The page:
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This is how we do it RL. Unless you are shooting it for kicks, you may be pushed to a circle due to weather. You are using a instrument approach to get in close enough to visually maneuver to land on another runway. Let's say we are getting into KEWR. The winds favor RWY11 but weather is marginal with heavy crosswinds and you want to use RNAV 22R to get in. You would request RNAV 22R circle 11. You will fly the RNAV 22 down to circle mins and break off into a down wind for 11 when visual, ensuring obstruction clearance. In the event you go missed, you fly the RNAV 22R missed approach.

 

ATC will clear you to shoot the RNAV 22R circle 11. In flight sim, just shoot the instrument portion and fly the circle using the appropriate minimums.

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they will clear you for an approach in this way... "cleared VOR rwy 34 approach circle to rwy 16." At this point, youll fly the VOR appr for rwy 34 and when you get to cicling mins for said appr, youll stay at the circling minimum altitude and WHILE STAYING IN VISUAL CONDITIONS, circle to rwy 16. (the VOR rwy 34 appr chart will tell you if you are prohibited to circle in a certain direction...like east of the field for example.) I have also had tower tell me a specific direction to circle to the landing runway.

 

If for whatever reason during you actual circling manuever you cant maintain visual with field, then you are required to go missed.

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From the FAA 7110.65 ATC Manual - 4-8-6 "PHRASEOLOGY− CIRCLE TO RUNWAY (number), or CIRCLE (direction using eight cardinal compass points) OF THE AIRPORT/RUNWAY FOR A LEFT/RIGHT BASE/DOWNWIND TO RUNWAY (number)."

 

I've got lots of night circling approach stories and not proud of any of them.   :smile: 

 

blaustern 

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From the FAA 7110.65 ATC Manual - 4-8-6 "PHRASEOLOGY− CIRCLE TO RUNWAY (number), or CIRCLE (direction using eight cardinal compass points) OF THE AIRPORT/RUNWAY FOR A LEFT/RIGHT BASE/DOWNWIND TO RUNWAY (number)."

 

I've got lots of night circling approach stories and not proud of any of them.   :smile:

 

blaustern 

Yes, I saw what you mentioned left out on some posts.  They will say sometimes, "Circle West/East..etc"

 

One of the last ones I flown was, "Cleared ILS 33L, Circle 17". 

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In stock ATC menu you can request runway and approach independently of each other. .......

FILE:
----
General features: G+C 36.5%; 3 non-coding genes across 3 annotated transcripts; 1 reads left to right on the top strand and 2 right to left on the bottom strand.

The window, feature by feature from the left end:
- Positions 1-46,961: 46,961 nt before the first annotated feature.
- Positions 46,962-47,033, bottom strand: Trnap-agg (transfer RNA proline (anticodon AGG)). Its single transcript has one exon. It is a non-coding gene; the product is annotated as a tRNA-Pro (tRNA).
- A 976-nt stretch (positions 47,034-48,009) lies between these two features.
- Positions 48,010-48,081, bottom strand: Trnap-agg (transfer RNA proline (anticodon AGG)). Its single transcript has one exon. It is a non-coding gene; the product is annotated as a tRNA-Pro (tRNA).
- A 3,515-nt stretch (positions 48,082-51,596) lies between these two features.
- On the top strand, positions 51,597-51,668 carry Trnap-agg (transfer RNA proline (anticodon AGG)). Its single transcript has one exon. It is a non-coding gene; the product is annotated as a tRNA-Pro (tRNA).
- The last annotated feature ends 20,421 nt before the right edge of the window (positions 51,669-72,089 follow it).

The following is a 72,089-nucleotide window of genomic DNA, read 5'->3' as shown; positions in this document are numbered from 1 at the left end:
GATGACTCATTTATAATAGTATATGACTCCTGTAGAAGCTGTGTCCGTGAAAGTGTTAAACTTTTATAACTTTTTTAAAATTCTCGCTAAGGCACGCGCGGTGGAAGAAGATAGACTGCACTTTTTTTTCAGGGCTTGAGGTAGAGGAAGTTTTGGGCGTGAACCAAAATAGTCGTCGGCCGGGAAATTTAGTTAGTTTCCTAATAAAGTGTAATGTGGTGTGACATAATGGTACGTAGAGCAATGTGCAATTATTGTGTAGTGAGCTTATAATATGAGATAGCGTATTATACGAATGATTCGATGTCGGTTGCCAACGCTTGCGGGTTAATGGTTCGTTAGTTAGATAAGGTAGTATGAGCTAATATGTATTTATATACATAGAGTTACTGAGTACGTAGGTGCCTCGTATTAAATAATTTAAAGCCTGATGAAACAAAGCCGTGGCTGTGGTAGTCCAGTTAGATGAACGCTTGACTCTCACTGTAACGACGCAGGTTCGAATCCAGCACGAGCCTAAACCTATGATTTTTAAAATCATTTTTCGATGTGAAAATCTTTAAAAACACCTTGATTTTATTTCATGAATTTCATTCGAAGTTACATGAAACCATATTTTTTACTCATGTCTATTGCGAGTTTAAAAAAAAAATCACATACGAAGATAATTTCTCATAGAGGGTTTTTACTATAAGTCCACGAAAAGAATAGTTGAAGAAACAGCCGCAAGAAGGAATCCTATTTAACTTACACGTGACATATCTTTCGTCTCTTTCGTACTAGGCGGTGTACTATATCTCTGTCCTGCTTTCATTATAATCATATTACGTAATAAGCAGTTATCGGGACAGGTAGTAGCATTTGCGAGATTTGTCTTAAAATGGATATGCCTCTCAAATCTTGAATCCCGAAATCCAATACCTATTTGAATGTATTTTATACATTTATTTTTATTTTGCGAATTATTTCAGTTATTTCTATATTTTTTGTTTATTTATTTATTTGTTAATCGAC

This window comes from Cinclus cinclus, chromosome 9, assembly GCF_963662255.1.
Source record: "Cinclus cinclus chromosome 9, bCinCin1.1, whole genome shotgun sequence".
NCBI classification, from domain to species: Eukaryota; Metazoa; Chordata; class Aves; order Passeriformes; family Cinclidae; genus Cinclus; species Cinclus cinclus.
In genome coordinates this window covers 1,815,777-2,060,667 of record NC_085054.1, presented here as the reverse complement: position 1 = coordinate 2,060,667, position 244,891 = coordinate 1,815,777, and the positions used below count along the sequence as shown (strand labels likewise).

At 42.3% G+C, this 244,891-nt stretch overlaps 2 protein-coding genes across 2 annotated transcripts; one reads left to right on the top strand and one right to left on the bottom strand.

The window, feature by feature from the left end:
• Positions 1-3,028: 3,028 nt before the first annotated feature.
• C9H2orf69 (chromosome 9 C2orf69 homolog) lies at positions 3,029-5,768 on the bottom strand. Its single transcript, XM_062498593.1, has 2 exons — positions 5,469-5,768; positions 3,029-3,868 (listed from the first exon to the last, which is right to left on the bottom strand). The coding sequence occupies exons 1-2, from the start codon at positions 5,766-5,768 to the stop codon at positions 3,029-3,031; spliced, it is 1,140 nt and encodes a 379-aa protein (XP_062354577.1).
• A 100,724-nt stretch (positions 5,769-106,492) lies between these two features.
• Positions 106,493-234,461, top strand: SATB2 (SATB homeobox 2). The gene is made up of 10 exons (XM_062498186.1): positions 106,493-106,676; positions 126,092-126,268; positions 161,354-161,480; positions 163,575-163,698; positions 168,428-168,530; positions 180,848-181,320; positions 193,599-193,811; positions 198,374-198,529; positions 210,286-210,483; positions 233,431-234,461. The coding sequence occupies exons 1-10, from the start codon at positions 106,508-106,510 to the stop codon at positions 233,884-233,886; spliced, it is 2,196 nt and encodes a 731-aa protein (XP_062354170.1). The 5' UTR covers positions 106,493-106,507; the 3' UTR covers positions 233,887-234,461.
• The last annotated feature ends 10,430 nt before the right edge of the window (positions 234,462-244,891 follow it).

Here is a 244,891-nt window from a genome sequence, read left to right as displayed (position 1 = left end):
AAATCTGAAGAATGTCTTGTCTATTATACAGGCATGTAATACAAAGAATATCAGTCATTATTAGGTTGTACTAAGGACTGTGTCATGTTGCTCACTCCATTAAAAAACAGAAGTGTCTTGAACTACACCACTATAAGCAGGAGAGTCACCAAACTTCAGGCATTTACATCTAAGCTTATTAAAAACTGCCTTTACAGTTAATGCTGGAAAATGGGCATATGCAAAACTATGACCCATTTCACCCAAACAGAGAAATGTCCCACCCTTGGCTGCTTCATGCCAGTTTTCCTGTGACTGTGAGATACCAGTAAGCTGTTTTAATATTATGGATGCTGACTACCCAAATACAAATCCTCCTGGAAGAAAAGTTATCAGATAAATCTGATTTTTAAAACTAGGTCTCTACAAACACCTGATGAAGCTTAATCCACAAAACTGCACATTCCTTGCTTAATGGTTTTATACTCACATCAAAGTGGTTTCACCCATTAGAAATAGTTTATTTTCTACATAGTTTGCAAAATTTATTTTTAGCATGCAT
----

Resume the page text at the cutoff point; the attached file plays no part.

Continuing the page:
I know this is a thread for RL procedures, but thanks for your reply to my sim-based post, Barry! :cool:

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Also, something else to help while circling is to over fly the runway if possible. It makes the approach a lot easier and sets you up to enter a downwind. This makes it easier to stay within the obstruction clearance area and makes the maneuver appear more normal. The worst is having to fly an approach into the obstruction clearance area and then maneuvering out to gain spacing. Depending on the airport and current operations, ATC won't allow you to over fly the airport, but will be directive. A second technique is to always circle to your side of the aircraft. It's a pain circling to the other side because all you see is ground and you have to rely on the guy in the other seat to talk you through position and spacing. Cool thing is, in the sim, you do what ever you like. Lastly, altitude hold with heading select is money. This allows you to keep your eyes outside more. Once you are in good position and ready to descend out of mins, go manual.

 

These tips will help you a lot in the sim. Back in my Air Force days, I flew more circles than I ever wanted. We had a requirement called an M10. This was called a proficiency sortie. You had to accomplish at least 1 per half in the sim and 1 per half in the aircraft. The M10 consisted of a minimum of 3 instrument approaches, 1 missed approach, 1 VFR traffic pattern and when available 1 holding or procedure turn, 1 circling approach and 1 partial flap landing. You had to accomplish these with an IP. As an IP/EP, I flew a lot of training sorties with guys needing their M10s. I would have 2 to 3 guys and cycled them through to get each an M10. As you can imagine, some guys needed more than the minimum. Through out the shenanigans, I had to squeeze in approaches for myself to piece together my own M10.     

 

Good luck